Hurricane Katrina whipped up huge, powerful waves that caused severe destruction in 2005 along the U.S. Gulf Coast. Their size and strength convinced Phil Kithil of Santa Fe, New Mexico, there had to be a way to harness that energy.
His first thought was a device that would use wave action to pump deep, cold seawater to the surface to dampen the intensity of hurricanes, which thrive on warm water. He proved the concept with a simple tube and one-way valve attached to a buoy, but the idea had no commercial potential, as hurricanes are unpredictable.
He thought of a second use because the wave-action pump also brought to the surface concentrated ocean nutrients such as phosphate and silicate that promote the growth of phytoplankton. “Phytoplankton take in carbon dioxide to metabolize nutrients and give off oxygen,” Kithil said. “We felt the pumps had a role to play in climate change mitigation.”
But, again, the business potential evaporated when governments participating in the 2009 United Nations Copenhagen Climate conference did not take action that would open carbon markets for the device.
His third idea was the charm. Kithil and his company, Atmocean Inc., founded in 2006, partnered with the Albuquerque engineering firm Reytek Corp. in 2010 to produce a pump system that uses wave power to send pressurized seawater onto shore where it is desalinated without the use of external energy. Kithil said the system has a simple design and can be set up cheaply and in rural settings to provide fresh water for drinking and farming in coastal cities.
Working with scientists at Sandia National Laboratories, the two companies have tested and advanced the technology and moved it close to market by attracting significant investment.
Kithil and Phillip Fullam, chief engineer of Reytek, first worked with Sandia Labs’ Rick Givler, a specialist in modeling physical systems, to assess the feasibility of their near-shore wave energy system. Givler proved that, using typical waves and a set number of seawater pumps, considerable pressurized water would reach an onshore reverse osmosis water purification system.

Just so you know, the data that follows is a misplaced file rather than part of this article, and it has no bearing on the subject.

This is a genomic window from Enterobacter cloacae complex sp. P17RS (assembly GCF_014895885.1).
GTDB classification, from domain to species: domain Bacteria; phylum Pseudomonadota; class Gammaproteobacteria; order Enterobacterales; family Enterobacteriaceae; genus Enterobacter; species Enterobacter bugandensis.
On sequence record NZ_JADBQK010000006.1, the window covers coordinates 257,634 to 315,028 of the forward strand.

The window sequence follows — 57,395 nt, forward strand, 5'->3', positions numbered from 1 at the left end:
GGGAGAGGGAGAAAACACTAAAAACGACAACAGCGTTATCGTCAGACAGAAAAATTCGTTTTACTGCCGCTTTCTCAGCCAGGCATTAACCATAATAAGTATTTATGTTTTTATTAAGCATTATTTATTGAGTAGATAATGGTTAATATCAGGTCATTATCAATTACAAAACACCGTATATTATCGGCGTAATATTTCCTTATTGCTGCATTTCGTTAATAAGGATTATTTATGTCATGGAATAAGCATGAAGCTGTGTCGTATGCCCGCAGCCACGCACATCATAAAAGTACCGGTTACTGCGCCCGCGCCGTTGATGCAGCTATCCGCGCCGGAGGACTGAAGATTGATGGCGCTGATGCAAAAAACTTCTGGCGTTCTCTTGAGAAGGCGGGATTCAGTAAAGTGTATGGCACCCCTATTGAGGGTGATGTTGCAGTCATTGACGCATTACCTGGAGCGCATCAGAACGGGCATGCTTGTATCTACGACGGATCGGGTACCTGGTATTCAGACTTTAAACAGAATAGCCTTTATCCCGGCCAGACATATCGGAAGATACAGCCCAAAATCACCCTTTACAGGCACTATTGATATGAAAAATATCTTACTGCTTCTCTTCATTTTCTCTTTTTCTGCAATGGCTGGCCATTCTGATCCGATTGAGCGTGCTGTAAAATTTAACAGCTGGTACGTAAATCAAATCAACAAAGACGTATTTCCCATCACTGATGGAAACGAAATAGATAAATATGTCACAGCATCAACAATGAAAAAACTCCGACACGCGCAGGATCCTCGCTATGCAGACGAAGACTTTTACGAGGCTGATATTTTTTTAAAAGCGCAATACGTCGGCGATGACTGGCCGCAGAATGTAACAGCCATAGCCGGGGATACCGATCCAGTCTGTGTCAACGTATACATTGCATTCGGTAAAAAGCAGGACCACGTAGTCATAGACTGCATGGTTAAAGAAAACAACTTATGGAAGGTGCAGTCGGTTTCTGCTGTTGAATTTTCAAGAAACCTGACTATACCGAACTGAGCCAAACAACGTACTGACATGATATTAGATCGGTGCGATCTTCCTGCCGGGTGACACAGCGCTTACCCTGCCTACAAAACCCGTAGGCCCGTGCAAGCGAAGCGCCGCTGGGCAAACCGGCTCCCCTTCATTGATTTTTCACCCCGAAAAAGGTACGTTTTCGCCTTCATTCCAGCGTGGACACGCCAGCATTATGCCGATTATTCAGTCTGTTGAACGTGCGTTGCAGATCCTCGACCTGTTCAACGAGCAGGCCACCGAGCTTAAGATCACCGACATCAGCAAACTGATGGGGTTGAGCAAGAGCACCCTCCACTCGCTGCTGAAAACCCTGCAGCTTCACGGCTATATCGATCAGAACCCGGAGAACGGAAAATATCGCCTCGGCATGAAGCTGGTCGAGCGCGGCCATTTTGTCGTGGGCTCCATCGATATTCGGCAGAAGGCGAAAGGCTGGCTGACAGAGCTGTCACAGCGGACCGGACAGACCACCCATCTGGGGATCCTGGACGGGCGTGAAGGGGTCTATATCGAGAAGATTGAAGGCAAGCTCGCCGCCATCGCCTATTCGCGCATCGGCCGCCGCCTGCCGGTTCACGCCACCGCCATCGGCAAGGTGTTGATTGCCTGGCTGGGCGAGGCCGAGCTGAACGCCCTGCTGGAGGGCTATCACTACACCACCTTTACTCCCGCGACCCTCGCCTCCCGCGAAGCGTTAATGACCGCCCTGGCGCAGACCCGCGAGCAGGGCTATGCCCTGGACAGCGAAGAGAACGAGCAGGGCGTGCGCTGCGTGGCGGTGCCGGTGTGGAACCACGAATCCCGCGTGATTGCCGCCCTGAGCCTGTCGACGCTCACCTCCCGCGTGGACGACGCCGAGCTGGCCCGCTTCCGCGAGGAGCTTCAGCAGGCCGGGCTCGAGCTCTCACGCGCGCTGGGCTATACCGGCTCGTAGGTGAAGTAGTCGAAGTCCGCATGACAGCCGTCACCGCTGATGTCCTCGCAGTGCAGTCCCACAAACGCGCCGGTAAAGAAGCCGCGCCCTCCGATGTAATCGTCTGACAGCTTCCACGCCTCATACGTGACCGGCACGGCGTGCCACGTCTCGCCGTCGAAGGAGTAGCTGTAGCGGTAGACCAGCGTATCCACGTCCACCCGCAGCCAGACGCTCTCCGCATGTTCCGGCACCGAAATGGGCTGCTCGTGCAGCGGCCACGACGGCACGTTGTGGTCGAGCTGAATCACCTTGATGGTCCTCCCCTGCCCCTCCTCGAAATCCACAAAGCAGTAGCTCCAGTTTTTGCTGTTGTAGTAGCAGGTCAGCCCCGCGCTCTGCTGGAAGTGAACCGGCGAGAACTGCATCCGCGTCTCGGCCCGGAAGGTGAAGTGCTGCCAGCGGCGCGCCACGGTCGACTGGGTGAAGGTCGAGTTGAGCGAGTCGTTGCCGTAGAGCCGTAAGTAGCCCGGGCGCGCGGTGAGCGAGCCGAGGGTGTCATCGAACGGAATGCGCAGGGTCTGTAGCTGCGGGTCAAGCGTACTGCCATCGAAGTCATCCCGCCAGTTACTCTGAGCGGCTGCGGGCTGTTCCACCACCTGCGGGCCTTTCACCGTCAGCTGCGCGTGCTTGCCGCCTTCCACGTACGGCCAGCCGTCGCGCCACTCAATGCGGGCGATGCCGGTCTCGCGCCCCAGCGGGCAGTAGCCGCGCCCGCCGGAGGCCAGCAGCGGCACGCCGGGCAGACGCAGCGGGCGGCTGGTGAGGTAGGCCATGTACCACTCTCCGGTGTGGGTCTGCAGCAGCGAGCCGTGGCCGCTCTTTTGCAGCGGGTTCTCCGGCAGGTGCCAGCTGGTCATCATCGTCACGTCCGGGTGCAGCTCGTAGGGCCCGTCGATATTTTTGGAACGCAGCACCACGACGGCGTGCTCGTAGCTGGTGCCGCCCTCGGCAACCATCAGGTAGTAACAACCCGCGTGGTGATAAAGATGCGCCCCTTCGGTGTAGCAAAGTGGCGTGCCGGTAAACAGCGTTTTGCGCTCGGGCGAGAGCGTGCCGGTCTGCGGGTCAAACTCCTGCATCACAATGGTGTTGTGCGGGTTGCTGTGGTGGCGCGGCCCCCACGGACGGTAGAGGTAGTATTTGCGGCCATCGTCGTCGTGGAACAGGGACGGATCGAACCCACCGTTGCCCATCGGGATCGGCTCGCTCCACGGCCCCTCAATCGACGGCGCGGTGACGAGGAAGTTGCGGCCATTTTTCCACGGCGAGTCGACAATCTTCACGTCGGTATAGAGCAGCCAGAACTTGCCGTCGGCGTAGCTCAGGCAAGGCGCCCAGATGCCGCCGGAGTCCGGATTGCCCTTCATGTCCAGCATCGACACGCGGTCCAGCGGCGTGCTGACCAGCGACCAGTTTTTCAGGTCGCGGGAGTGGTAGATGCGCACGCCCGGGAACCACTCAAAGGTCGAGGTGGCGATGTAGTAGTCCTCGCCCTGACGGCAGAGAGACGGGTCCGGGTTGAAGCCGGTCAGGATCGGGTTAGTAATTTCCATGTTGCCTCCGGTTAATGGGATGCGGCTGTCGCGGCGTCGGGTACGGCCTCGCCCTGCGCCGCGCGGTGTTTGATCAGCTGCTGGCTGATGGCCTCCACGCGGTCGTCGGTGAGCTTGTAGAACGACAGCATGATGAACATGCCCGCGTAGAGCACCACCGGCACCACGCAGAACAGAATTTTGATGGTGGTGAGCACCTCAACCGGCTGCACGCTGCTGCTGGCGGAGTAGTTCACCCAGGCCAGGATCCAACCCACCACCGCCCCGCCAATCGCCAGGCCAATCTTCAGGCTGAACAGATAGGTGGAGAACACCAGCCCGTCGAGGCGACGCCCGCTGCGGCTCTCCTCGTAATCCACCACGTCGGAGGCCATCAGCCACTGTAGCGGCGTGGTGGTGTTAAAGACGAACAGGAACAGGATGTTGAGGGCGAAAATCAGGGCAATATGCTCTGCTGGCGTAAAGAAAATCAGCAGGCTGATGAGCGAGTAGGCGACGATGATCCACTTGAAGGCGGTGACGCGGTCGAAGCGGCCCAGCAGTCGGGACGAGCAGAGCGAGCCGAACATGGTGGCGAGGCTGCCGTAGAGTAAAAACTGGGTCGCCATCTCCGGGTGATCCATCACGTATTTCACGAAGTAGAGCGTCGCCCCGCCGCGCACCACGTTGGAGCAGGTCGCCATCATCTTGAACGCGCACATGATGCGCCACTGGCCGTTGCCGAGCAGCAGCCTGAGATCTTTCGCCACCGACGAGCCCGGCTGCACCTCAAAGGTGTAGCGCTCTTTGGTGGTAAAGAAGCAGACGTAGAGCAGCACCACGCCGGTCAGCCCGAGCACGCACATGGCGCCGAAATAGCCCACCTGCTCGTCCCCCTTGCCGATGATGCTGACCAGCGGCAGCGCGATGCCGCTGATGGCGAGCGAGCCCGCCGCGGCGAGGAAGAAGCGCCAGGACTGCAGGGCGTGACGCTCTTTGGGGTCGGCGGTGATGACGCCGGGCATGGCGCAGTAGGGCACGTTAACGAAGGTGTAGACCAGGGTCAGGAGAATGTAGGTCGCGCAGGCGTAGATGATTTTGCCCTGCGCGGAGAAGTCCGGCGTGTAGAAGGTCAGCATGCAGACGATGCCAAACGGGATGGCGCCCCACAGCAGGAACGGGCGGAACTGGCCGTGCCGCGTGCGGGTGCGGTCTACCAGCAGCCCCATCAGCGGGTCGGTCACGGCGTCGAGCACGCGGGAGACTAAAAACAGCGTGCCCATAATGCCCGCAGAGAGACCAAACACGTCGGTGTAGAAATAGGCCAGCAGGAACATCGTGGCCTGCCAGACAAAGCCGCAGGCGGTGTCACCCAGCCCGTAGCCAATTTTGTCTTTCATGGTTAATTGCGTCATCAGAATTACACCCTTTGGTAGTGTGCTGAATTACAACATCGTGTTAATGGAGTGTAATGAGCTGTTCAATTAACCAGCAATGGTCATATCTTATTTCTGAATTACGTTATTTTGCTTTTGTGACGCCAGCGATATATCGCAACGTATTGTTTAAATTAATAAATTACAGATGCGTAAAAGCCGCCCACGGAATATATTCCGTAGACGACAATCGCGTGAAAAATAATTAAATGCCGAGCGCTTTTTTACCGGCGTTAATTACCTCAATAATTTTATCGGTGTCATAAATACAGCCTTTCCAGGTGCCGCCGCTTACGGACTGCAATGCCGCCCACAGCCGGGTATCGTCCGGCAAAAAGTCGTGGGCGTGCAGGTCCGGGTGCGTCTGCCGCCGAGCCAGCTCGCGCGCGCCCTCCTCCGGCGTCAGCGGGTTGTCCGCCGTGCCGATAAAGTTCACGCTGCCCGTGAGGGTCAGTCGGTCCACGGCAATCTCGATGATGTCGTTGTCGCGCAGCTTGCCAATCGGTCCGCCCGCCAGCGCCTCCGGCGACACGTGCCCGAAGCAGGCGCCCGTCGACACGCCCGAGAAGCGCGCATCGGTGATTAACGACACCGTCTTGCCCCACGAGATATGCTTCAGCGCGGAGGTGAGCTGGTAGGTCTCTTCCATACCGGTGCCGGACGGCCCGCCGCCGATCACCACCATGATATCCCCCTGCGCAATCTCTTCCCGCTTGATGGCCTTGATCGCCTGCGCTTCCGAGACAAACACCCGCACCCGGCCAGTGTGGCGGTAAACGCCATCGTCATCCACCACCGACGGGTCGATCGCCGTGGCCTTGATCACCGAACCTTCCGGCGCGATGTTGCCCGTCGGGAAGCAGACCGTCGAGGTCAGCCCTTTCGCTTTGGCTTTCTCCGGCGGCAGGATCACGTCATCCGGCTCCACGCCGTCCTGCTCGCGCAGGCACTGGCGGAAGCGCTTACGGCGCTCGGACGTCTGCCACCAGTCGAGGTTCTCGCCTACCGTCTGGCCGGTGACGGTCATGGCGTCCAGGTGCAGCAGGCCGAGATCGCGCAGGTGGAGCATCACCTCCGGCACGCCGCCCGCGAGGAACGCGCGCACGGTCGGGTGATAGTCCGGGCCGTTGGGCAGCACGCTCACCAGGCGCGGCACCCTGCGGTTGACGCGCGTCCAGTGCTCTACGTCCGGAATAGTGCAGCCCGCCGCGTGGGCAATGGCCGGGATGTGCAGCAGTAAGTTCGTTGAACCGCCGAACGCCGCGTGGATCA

“We needed to know if we would get a dribble at the end or a gusher of pressurized water,” Kithil said. “Rick came up with the answer — a gusher. If it was a dribble we’d have no business. With a gusher we could estimate expenses and profit. That’s how important the Sandia research was. We could take an interesting idea to business feasibility.”
Sandia Labs’ findings have helped Atmocean attract about $3.5 million in investment to continue product testing, add staff and boost component manufacturing at Reytek. The company built full-size seawater pumps and tested the system off the coast of Oregon in 2011 and off Peru for six months in 2015. “The first Peru tests were a big success,” Kithil said. “Other small communities want to see if it will work for them.”
Atmocean is working now with Sandia Labs engineer Tim Koehler on computational modeling of the wave energy system. Following trials in a test tank at the Texas A&M University Haynes Laboratory, the system will be deployed later in the year off the coast of Newfoundland for a third round of testing that will demonstrate the prototype in an operational environment.
Atmocean’s system is a 200-foot by 200-foot array of pumps floating on the ocean. “Each pump is a buoy on a piston,” Koehler said. “As a wave passes, the buoy ingests sea water, and as the buoy settles, it pumps seawater through hydraulic lines back to shore where it enters the zero-electricity desalination process.”
Water arrives onshore at about 180 pounds per square inch (psi) of pressure. Atmocean uses energy recovery devices — essentially spinning mechanical wheels — to boost 14 percent of the arriving seawater to 900 psi, the pressure needed to run reverse osmosis. The system is the size of a shipping container and is manufactured by Atmocean industry partners.
The system runs 24/7 and production depends on wave action. In southern Peru, in typical ocean conditions, 50 million cubic feet of pressurized water is pushed to shore in a year. 14 percent of that is desalinated, producing five million cubic feet of fresh water annually that can be used for agriculture or consumption.
Kithil said the system is inexpensive to operate, offers local employment and helps the environment. “Each array of pumps creates a defacto marine protected area with artificial structures that see marine growth,” he said. “The system uses small boats operated by local fishermen who get consistent work. During our full-scale pilots in Peru in 2015, we saw a huge outpouring of support from the local fishing community.”
Kithil and Fullam are now working with Koehler to improve the pump design. They want to know what forces the ocean, through the passage of waves, puts on the buoys so they can optimize their performance.
After the final demonstration in Newfoundland, Atmocean, which presented the technology at the 2016 United Nations Solutions Summit, will seek a commercial partner.
The opinions expressed herein are the author's and not necessarily those of The Maritime Executive.